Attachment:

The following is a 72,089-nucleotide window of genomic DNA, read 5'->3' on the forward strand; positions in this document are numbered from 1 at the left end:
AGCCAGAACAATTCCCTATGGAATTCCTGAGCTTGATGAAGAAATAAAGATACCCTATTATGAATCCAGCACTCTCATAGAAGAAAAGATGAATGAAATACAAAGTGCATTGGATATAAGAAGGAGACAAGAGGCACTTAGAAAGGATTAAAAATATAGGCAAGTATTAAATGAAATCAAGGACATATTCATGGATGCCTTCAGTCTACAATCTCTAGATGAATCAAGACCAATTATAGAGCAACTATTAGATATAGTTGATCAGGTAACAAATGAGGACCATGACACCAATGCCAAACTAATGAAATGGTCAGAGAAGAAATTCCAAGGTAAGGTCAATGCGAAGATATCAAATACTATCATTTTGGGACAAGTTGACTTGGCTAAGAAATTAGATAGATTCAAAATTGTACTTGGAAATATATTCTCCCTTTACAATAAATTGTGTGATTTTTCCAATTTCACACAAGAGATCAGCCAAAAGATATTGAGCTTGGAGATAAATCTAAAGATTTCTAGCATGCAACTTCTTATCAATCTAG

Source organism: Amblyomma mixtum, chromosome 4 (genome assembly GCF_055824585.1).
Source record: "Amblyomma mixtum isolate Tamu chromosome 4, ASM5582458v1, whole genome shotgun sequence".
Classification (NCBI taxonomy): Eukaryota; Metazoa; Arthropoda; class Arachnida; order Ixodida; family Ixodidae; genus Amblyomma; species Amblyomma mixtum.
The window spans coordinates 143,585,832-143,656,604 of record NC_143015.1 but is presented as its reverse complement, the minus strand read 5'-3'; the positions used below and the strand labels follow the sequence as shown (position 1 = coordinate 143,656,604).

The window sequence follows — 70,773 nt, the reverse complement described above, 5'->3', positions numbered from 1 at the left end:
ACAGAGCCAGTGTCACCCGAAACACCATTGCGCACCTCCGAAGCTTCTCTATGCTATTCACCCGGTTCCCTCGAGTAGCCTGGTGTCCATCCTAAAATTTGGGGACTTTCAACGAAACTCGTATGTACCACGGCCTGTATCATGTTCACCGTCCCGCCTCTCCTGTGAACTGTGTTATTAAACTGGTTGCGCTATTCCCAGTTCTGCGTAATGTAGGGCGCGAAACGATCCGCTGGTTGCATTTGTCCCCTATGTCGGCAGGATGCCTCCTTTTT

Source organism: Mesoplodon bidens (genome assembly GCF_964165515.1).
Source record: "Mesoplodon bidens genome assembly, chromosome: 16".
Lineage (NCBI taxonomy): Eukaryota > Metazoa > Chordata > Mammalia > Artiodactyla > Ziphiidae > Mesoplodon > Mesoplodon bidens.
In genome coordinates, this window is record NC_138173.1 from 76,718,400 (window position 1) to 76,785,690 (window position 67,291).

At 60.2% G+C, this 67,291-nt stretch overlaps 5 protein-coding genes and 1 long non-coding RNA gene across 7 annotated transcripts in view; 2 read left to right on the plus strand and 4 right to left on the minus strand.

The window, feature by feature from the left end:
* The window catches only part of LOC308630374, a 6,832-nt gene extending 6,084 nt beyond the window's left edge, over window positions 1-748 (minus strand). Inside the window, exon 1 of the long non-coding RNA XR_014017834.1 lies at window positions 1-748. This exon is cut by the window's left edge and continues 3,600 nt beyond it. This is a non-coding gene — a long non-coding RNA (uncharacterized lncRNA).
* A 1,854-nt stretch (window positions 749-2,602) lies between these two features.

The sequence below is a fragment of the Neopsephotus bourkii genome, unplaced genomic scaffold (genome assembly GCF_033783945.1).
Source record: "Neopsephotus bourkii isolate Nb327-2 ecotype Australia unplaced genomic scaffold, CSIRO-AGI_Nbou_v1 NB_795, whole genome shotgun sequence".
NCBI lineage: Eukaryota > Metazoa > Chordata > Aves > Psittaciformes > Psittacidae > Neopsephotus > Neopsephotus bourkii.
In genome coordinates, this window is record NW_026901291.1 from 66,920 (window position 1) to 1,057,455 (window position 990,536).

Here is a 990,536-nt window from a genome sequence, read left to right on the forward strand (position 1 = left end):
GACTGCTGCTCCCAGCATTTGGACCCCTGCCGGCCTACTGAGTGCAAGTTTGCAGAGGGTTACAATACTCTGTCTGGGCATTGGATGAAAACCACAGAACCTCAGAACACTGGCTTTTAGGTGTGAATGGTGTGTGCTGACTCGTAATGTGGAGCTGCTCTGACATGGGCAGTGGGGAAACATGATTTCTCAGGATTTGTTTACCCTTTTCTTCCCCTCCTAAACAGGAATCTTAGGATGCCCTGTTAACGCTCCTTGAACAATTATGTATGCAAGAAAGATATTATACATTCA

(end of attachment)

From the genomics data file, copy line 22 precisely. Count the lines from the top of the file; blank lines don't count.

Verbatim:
GACTGCTGCTCCCAGCATTTGGACCCCTGCCGGCCTACTGAGTGCAAGTTTGCAGAGGGTTACAATACTCTGTCTGGGCATTGGATGAAAACCACAGAACCTCAGAACACTGGCTTTTAGGTGTGAATGGTGTGTGCTGACTCGTAATGTGGAGCTGCTCTGACATGGGCAGTGGGGAAACATGATTTCTCAGGATTTGTTTACCCTTTTCTTCCCCTCCTAAACAGGAATCTTAGGATGCCCTGTTAACGCTCCTTGAACAATTATGTATGCAAGAAAGATATTATACATTCA